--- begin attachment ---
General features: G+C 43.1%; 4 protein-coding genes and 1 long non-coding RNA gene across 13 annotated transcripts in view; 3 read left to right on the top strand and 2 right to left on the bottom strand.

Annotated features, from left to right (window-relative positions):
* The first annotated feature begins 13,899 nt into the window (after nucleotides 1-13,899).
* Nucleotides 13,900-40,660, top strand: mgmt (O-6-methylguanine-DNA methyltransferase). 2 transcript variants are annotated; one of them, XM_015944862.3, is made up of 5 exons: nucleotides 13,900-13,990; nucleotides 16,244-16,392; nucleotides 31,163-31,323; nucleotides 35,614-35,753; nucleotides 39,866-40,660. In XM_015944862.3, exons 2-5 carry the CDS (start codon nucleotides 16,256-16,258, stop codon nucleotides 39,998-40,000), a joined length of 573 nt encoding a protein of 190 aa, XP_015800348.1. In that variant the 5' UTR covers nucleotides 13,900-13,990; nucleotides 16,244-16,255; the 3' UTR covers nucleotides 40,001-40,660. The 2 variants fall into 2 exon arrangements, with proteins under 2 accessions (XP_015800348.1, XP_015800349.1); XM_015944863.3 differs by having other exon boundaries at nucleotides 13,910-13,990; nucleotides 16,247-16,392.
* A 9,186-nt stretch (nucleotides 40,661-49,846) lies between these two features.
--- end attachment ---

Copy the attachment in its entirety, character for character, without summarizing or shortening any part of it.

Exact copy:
General features: G+C 43.1%; 4 protein-coding genes and 1 long non-coding RNA gene across 13 annotated transcripts in view; 3 read left to right on the top strand and 2 right to left on the bottom strand.

Annotated features, from left to right (window-relative positions):
* The first annotated feature begins 13,899 nt into the window (after nucleotides 1-13,899).
* Nucleotides 13,900-40,660, top strand: mgmt (O-6-methylguanine-DNA methyltransferase). 2 transcript variants are annotated; one of them, XM_015944862.3, is made up of 5 exons: nucleotides 13,900-13,990; nucleotides 16,244-16,392; nucleotides 31,163-31,323; nucleotides 35,614-35,753; nucleotides 39,866-40,660. In XM_015944862.3, exons 2-5 carry the CDS (start codon nucleotides 16,256-16,258, stop codon nucleotides 39,998-40,000), a joined length of 573 nt encoding a protein of 190 aa, XP_015800348.1. In that variant the 5' UTR covers nucleotides 13,900-13,990; nucleotides 16,244-16,255; the 3' UTR covers nucleotides 40,001-40,660. The 2 variants fall into 2 exon arrangements, with proteins under 2 accessions (XP_015800348.1, XP_015800349.1); XM_015944863.3 differs by having other exon boundaries at nucleotides 13,910-13,990; nucleotides 16,247-16,392.
* A 9,186-nt stretch (nucleotides 40,661-49,846) lies between these two features.